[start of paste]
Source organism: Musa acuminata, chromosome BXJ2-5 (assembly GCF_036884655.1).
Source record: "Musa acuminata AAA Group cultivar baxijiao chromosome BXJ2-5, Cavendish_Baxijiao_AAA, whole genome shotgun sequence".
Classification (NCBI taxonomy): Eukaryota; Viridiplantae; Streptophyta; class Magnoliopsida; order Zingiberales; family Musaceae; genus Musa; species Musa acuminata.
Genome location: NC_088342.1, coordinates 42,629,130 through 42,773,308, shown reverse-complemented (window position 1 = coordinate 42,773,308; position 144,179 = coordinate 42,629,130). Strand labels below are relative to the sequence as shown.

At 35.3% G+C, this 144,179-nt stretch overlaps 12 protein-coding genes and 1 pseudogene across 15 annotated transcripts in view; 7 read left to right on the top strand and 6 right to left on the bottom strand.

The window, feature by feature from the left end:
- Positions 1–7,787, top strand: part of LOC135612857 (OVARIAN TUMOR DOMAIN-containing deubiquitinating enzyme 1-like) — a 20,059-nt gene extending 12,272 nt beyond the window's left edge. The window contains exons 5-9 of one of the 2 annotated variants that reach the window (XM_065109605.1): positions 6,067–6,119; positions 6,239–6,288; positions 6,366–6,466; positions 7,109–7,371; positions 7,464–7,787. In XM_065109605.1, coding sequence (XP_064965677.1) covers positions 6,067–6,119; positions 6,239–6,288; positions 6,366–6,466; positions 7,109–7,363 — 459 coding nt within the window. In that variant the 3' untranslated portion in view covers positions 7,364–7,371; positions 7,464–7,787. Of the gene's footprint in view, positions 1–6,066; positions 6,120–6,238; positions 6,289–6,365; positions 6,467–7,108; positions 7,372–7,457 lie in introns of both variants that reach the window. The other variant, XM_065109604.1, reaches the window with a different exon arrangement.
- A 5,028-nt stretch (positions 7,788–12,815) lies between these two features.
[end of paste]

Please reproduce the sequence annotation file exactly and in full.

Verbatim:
Source organism: Musa acuminata, chromosome BXJ2-5 (assembly GCF_036884655.1).
Source record: "Musa acuminata AAA Group cultivar baxijiao chromosome BXJ2-5, Cavendish_Baxijiao_AAA, whole genome shotgun sequence".
Classification (NCBI taxonomy): Eukaryota; Viridiplantae; Streptophyta; class Magnoliopsida; order Zingiberales; family Musaceae; genus Musa; species Musa acuminata.
Genome location: NC_088342.1, coordinates 42,629,130 through 42,773,308, shown reverse-complemented (window position 1 = coordinate 42,773,308; position 144,179 = coordinate 42,629,130). Strand labels below are relative to the sequence as shown.

At 35.3% G+C, this 144,179-nt stretch overlaps 12 protein-coding genes and 1 pseudogene across 15 annotated transcripts in view; 7 read left to right on the top strand and 6 right to left on the bottom strand.

The window, feature by feature from the left end:
- Positions 1–7,787, top strand: part of LOC135612857 (OVARIAN TUMOR DOMAIN-containing deubiquitinating enzyme 1-like) — a 20,059-nt gene extending 12,272 nt beyond the window's left edge. The window contains exons 5-9 of one of the 2 annotated variants that reach the window (XM_065109605.1): positions 6,067–6,119; positions 6,239–6,288; positions 6,366–6,466; positions 7,109–7,371; positions 7,464–7,787. In XM_065109605.1, coding sequence (XP_064965677.1) covers positions 6,067–6,119; positions 6,239–6,288; positions 6,366–6,466; positions 7,109–7,363 — 459 coding nt within the window. In that variant the 3' untranslated portion in view covers positions 7,364–7,371; positions 7,464–7,787. Of the gene's footprint in view, positions 1–6,066; positions 6,120–6,238; positions 6,289–6,365; positions 6,467–7,108; positions 7,372–7,457 lie in introns of both variants that reach the window. The other variant, XM_065109604.1, reaches the window with a different exon arrangement.
- A 5,028-nt stretch (positions 7,788–12,815) lies between these two features.